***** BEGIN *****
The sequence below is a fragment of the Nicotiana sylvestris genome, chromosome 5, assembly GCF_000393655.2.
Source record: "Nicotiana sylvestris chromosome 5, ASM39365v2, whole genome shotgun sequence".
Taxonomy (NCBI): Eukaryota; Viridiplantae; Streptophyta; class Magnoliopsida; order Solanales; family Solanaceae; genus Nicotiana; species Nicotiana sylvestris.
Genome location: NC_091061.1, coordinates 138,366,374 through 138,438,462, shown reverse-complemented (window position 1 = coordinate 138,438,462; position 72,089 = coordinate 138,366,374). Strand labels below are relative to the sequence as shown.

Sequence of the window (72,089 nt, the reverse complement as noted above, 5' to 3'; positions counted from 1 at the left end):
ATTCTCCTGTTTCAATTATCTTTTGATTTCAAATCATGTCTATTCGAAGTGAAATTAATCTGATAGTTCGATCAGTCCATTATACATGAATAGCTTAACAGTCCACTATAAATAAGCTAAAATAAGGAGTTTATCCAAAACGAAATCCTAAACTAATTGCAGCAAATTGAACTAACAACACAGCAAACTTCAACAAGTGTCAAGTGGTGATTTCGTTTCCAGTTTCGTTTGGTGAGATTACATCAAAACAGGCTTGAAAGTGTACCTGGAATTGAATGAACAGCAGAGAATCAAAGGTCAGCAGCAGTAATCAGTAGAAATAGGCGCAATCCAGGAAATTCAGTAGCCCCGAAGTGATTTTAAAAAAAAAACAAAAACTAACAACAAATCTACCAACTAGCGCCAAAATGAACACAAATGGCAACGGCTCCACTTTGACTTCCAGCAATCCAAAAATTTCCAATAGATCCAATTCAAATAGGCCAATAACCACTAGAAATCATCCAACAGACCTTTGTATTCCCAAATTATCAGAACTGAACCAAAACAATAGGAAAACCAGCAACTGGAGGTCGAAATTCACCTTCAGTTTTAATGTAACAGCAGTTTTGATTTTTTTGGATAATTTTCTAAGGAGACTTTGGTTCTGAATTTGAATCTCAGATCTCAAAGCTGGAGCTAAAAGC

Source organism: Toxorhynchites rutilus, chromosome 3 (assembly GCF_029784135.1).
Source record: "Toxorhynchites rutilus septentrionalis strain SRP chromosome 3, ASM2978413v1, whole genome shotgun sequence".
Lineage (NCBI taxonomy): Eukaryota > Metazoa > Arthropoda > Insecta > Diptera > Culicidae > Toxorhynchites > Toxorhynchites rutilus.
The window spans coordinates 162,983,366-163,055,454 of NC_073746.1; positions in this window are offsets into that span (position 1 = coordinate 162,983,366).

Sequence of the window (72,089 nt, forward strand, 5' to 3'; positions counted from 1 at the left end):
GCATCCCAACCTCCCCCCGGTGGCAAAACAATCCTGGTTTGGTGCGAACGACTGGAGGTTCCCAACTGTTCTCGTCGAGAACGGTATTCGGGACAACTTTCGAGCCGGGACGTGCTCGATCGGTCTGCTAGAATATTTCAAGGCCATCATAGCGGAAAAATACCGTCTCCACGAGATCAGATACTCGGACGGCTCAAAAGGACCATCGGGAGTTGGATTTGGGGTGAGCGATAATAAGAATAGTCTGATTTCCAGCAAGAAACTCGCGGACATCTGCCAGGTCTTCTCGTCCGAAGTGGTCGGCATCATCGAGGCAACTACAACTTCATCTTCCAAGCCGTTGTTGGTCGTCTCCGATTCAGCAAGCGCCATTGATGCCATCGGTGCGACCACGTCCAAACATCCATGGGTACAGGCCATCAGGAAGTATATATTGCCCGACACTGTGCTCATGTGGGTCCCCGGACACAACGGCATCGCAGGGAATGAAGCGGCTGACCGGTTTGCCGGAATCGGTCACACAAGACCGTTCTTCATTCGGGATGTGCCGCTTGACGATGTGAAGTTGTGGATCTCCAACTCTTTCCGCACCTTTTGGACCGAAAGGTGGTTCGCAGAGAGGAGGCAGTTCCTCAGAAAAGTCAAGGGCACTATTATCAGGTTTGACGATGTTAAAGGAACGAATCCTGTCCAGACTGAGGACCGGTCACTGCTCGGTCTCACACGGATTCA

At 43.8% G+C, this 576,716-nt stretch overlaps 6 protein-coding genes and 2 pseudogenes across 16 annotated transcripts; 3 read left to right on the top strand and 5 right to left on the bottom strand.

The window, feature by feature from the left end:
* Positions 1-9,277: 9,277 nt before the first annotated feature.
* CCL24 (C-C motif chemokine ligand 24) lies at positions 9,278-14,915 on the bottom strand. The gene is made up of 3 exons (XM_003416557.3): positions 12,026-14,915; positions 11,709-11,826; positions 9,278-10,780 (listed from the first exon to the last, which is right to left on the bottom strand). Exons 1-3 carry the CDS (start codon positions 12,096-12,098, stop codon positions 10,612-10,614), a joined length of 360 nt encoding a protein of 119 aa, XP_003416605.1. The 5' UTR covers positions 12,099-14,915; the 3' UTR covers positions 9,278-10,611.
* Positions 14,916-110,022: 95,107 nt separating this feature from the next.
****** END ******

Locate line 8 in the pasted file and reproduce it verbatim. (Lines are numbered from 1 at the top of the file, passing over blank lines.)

Source record: "Toxorhynchites rutilus septentrionalis strain SRP chromosome 3, ASM2978413v1, whole genome shotgun sequence".